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Dual Spa Filters: Double the Filtration!

April 25th, 2016 by

cabin-hot-tub-has-two-filtersHere’s a short story about how I doubled the filtration on a spa that we have on our vacation home. We rent out the mountain home and hot tub when we’re not using it (which is most of the year), and we were having some trouble keeping the water clean between visitors, without changing the water (too much).

My husband actually gets credit for the idea – he said “why don’t we just add another filter on the spa?”. We took a look at the complete spa filters on Hot Tub Works, and found one that would fit inside the spa cabinet.

Here’s how we added a second filter to our portable spa.

 

Adding a second spa filter

The filter that comes with most portable spas is a skimmer filter, located on the suction side of the spa pump. The second filter is added on the pressure side of the pump, or after the pump. These inline spa filters, as they are called, have an internal bypass feature that opens up when the pump is on high speed, so it won’t affect the jet flow.

Inline spa filters are available in 25ft, 50, 75 and 100 sq ft sizes. The canister becomes very tall, as the square footage of cartridge increases, and in my case, we opted for a 50 sq ft spa filter that we could fit underneath the cabinet.

There are 3 main ways to install a secondary spa filter, under the cabinet, outside the cabinet, or top loading, through the cabinet corner.

UNDER THE CABINET

rainbow-spa-filterThis is how we opted to do it, because our spa shell or cabinet doesn’t have corners where we could cut out a 6-3/4″ hole and use a top load filter. We of course had limited space under the cabinet in the equipment bay area, under the spa, but took some careful measurements and decided that we could use a 50 sf inline spa filter.

Adding a second filter required a little re-plumbing from the pump, in and out of the new filter, and then back to connect to the return pipe. To clean the filter, I just close the suction valve and unscrew the ring, and then pull the entire canister and cartridge out.

You can use inline filters with bottom connections (at ground level), but the top mount style where the pipes connect on top of the filter, is usually easier plumbing, and bottom mounts need vertical space to pull out the cartridge. My inline filter is a top mount, sits a few inches off the ground, so you can separate the canister from the filter top (after loosening the brown lock ring).

Wherever you locate a spa pressure filter, be sure it is after the pump and that you plumb in the filter in the direction of the flow indicator (printed on the manifold, where the pipes connect). It should also be easily accessible for cleaning, without contorting your body in awkward positions!

OUTSIDE THE CABINET

hayward-star-clearIf there is no room inside your spa cabinet, you could go hot tub style, with the secondary spa filter located outside of the spa cabinet. Less attractive, but it makes the filter very accessible for cleaning and easy to monitor the filter pressure gauge. And, outside the cabinet gives you room to add a large second spa filter, like a 100 sq ft Waterway Extended Top Load spa filter. A Hayward Star Clear filter also makes a nice choice.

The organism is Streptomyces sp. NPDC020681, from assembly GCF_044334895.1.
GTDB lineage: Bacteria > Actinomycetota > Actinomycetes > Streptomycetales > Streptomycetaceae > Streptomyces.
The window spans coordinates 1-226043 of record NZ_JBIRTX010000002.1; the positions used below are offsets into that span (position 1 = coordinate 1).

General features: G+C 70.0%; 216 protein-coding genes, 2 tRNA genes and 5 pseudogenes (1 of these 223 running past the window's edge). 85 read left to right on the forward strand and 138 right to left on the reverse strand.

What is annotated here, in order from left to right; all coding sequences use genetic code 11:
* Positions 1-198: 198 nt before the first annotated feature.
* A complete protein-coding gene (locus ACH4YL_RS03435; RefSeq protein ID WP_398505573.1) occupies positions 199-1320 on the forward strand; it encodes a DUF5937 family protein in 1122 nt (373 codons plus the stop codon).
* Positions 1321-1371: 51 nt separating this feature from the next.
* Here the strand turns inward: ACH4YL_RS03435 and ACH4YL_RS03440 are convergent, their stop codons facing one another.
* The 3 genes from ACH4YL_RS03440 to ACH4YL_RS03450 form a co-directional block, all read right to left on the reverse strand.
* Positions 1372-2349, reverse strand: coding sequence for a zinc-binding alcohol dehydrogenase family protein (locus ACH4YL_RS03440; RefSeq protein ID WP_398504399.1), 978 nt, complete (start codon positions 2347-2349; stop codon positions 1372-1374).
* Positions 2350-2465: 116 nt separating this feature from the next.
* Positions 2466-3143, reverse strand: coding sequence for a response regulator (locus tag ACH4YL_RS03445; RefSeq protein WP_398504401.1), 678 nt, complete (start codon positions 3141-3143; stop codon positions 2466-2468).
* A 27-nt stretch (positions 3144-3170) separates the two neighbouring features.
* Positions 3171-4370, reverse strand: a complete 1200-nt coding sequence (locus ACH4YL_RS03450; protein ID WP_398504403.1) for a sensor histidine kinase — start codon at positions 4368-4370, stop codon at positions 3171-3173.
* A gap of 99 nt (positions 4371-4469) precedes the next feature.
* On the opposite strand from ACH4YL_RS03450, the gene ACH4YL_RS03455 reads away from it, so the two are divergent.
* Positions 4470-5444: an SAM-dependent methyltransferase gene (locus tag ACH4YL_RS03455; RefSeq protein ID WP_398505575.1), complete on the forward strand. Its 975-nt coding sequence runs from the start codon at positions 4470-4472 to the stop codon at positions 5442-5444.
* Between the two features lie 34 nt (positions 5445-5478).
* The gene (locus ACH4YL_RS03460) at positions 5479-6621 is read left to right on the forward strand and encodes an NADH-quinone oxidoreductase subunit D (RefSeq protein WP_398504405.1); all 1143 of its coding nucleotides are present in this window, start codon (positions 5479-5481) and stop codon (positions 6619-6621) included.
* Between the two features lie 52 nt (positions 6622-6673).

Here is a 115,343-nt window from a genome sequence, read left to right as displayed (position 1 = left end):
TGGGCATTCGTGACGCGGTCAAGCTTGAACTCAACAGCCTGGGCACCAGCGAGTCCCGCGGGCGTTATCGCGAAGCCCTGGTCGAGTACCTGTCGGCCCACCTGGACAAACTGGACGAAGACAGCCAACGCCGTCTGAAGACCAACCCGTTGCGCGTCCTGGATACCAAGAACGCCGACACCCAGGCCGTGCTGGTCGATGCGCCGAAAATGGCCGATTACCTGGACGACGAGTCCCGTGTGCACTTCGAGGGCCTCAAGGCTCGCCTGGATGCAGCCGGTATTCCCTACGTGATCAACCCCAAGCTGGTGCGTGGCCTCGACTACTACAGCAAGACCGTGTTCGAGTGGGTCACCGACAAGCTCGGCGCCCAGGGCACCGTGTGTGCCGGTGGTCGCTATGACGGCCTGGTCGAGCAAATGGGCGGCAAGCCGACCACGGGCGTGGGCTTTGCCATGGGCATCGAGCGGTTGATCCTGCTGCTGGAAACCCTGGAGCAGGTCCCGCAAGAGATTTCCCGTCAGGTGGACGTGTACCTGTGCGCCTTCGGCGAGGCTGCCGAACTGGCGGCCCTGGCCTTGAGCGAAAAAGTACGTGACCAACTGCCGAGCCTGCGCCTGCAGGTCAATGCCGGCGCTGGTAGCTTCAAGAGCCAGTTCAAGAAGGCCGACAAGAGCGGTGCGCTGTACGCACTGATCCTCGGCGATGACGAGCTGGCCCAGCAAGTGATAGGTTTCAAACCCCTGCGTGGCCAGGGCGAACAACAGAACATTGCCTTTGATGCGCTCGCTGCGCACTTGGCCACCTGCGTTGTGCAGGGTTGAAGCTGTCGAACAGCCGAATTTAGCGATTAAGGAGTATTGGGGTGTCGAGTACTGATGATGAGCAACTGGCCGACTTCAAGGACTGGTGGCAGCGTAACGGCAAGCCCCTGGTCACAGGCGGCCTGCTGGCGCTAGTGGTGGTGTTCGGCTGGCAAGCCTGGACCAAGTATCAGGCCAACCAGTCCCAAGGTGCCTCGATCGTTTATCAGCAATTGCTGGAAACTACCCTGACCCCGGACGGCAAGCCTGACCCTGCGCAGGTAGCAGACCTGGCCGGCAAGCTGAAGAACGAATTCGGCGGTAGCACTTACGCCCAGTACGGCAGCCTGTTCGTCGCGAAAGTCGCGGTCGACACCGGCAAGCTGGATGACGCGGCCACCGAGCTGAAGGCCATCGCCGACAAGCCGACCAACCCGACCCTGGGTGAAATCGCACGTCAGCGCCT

The usual way to install a secondary spa filter outside the spa cabinet is to use a 2″ hole saw attached to a drill to cut through the cabinet – 2 holes, one for the pipe coming into the filter (from the pump) and one for the pipe coming out of the filter and running back to the return line. Be sure to plan out the complete pipe run before you cut the holes, and be sure there are no wires or studs running over the area where you are using the hole saw.

You can use 1.5″ (or 2″) schedule 40 flexible PVC pipe or rigid PVC pipe, and try to use as few 90’s as possible to decrease the amount of added resistance. We installed our second spa filter using only two 90’s – but when installing outside the cabinet you’ll have to use 3 or 4, 90° fittings. Essentially, you are cutting the pipe after the pump, and diverting the water in and out of the filter, before reconnecting it to where the pipe was cut.

Use fresh PVC glue and primer, and only use deep socket couplings, aka pressure fittings (not drain fittings). You can find all the supplies you need at a good hardware/home store.

TOP LOAD FILTERS

top-load-filter-by-waterwayMany spas with a square cabinet have molded circular areas in the corners of the spa. Top load spa filters are those that stick out of the top of the spa shell, but under the spa cover. They are called Top Load because you unscrew the top and pull out the cartridge, or load the cartridge from the top.

Most Top Load spa filters are sized to fit a 6-3/4″ hole, which is cut into the corner of the spa shell, using a Jig Saw or Dremel tool. A lock nut holds the spa filter canister tightly against the spa shell. Top Load filters are not underwater, they sit above the water level. Spa Skimmers are another type of filter that can also be installed on some spa shells.

The plumbing on Top Load spa filters is on the bottom of the canister, with the connection point dependent upon the size of the filter. You can buy Top Load filters in 25, 50, 75 and 100 sq. ft. sizes, each one taller than the next. The plumbing connection can be either threaded, or slip for smooth pipe connection.

Use fresh PVC glue and primer, and only use deep socket couplings, aka pressure fittings (not drain fittings). You can find all the supplies you need at a good hardware/home store.

 

in-conclusion-3Soooo… if your spa can use extra filtration, to extend the water life (time between water changes), or to help reduce the amount of sanitizer or other needed spa chemicals – consider adding a second filter to your spa or hot tub.

You can thank me later!

 

Carolyn Mosby
Hot Tub Works

 

 

 

 

 

 

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